15,000 jobs could be created with dairy expansion – Teagasc

Some 15,000 jobs could be created with dairy expansion now that milk quotas have been abolished in Ireland, Teagasc says.

“The additional people employed on farms to milk Ireland’s increasing dairy cow population will also benefit. By increasing the volume of milk they produce these farmers will boost their incomes. But increased milk production has benefits for other sectors of the economy also,” Teagasc says.

Construction jobs have already been created with some projects well advanced and the milk collection business will need to expand to cope with the targeted 50% increase in milk production, which will provide employment in the country’s transport sector, it says.

Manufacturing and distribution jobs in the dairy processing industry, jobs created in upgrading dairy farms infrastructure and the installation of dairy equipment on farms will be a selection of the other jobs Teagasc says will be created in agriculture and other sectors.

Teagasc Director, Professor Gerry Boyle said that the removal of quotas is highly significant as it provides farmers with the freedom to choose whether or not to produce milk, or produce more milk through expanding their production. However he warned that expansion is not for all milk producers.

“Some existing producers do not necessarily want to produce more milk while for others producing more milk is not a good option. In my view, we must clearly advise farmers that it is a case of ‘better before bigger’, efficiency before expansion, or ‘skill before scale’,” Professor Boyle said.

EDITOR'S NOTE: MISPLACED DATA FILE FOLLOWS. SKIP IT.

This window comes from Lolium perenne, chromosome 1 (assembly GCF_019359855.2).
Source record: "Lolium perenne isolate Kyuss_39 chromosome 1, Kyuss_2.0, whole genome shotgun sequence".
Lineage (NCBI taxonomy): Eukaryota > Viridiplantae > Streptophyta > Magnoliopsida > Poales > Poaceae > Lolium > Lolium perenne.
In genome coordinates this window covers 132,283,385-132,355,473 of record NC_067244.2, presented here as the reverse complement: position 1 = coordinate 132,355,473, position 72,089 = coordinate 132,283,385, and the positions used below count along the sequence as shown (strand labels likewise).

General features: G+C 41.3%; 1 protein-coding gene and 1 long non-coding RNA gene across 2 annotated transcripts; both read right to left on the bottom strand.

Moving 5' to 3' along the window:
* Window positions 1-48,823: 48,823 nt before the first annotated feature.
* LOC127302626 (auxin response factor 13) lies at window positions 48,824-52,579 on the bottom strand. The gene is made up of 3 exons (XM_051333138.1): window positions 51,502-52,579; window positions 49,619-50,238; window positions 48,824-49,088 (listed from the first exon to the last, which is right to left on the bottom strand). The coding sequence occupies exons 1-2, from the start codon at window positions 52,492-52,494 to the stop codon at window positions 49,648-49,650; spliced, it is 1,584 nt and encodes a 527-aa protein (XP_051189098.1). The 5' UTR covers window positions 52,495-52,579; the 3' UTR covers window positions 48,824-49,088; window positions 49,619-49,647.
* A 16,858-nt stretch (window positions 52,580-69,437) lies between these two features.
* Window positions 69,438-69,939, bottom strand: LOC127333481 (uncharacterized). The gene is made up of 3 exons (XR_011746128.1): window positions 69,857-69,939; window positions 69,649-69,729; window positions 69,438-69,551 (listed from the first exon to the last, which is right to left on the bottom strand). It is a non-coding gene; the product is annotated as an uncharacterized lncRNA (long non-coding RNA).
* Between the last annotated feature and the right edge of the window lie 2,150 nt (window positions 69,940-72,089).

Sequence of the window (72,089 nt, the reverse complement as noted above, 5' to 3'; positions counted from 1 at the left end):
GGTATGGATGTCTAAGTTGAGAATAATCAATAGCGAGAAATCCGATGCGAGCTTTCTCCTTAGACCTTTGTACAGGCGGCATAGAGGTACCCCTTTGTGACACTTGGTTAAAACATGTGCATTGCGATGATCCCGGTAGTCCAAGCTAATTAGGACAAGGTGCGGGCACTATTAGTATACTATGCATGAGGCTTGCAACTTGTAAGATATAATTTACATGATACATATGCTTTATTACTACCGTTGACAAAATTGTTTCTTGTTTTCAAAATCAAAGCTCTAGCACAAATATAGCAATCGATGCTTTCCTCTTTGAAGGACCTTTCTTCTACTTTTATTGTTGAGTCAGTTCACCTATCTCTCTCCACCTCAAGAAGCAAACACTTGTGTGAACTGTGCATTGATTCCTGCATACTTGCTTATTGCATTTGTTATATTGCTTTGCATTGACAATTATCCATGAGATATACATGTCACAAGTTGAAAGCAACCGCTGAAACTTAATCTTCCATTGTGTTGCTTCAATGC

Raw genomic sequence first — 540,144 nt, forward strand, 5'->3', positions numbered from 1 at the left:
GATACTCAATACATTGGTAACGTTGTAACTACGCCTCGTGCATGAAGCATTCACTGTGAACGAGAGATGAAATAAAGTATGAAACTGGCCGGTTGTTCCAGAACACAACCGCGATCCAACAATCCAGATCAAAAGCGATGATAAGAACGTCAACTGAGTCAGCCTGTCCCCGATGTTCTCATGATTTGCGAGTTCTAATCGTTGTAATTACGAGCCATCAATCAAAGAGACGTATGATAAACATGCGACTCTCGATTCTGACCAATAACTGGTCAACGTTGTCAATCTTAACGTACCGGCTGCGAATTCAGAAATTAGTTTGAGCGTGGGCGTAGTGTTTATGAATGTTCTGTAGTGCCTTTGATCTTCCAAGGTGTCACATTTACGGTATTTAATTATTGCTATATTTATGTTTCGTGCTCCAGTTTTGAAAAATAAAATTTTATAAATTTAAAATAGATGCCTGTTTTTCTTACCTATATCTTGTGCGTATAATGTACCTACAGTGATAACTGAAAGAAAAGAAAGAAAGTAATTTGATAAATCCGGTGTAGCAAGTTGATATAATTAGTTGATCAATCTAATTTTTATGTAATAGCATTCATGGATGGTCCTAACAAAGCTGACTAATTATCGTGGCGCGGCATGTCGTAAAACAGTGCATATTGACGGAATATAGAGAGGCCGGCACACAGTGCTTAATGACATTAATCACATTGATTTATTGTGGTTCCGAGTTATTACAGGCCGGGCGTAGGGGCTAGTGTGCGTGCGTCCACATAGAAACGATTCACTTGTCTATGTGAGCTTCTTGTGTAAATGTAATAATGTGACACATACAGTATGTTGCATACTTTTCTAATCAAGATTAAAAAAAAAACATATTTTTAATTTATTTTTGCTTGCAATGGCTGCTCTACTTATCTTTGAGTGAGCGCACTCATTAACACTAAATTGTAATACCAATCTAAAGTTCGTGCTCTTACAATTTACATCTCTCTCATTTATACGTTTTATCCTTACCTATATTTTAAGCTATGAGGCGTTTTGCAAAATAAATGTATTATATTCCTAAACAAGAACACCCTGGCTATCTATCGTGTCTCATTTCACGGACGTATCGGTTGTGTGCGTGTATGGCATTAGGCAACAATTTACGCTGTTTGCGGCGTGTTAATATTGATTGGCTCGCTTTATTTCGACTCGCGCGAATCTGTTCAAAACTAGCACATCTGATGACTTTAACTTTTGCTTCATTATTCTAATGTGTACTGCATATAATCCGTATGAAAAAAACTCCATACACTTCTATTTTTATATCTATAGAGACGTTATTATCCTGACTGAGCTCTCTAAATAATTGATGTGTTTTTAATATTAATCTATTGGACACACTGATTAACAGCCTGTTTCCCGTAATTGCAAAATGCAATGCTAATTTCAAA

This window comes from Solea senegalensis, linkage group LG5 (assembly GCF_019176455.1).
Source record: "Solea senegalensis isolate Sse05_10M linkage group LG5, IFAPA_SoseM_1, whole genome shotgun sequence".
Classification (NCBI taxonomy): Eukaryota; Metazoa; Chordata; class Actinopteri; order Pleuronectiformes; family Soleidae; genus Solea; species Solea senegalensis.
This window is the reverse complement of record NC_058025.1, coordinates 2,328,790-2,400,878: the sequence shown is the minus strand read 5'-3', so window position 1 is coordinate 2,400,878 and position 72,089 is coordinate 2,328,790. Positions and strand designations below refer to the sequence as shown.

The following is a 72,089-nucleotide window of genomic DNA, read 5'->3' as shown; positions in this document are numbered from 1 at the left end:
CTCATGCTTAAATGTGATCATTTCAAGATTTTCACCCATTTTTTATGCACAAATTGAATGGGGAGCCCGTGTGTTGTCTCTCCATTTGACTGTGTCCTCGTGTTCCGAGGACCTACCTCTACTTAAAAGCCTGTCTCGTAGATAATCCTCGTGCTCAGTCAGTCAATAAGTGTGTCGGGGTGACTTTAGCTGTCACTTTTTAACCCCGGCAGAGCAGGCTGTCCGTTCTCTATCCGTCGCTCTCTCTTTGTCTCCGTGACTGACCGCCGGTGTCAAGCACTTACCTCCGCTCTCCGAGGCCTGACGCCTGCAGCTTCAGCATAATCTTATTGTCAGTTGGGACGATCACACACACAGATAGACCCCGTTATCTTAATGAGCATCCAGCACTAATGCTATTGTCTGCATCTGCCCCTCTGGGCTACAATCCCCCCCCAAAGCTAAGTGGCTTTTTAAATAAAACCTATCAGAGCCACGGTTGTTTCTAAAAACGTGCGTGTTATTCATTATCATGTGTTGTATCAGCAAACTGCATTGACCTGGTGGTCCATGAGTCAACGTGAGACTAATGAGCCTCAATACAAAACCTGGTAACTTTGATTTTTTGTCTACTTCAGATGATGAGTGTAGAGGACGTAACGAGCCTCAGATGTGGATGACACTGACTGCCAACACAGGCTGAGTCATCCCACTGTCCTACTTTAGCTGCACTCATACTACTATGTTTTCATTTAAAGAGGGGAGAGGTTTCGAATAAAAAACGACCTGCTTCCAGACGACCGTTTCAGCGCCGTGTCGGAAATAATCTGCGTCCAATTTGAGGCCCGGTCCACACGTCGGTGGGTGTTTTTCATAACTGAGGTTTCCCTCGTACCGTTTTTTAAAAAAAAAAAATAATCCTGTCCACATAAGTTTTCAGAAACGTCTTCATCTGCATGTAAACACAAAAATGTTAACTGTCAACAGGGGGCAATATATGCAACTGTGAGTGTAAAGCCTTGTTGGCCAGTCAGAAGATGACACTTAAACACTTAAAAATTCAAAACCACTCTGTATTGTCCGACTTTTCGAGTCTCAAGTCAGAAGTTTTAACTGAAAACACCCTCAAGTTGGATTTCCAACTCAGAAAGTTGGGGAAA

Agricultural Minister Simon Coveney said that removing quotas can be of huge benefit to farmers and the wider rural economy through direct and indirect job creation. Dr Thia Hennessy of Teagasc said that over the last decade it has become clear that the quota system has outlived its usefulness.

“The quota system helped to prop European milk prices significantly above world market levels for many years, but given the growing global demand for milk products and higher prices internationally the time is now right for quota removal. Ireland is one of the lowest cost producers of dairy products and this means we are well placed to compete on the global market,” Dr Hennessy said.

The impact of dairy farming on the recovery of the rural economy was highlighted at a recent conference held to mark the elimination of the EU milk quota system and was organised by Teagasc and the Irish Cooperatives Organisation Society (ICOS). The event took place at the City West Hotel, Co. Dublin.

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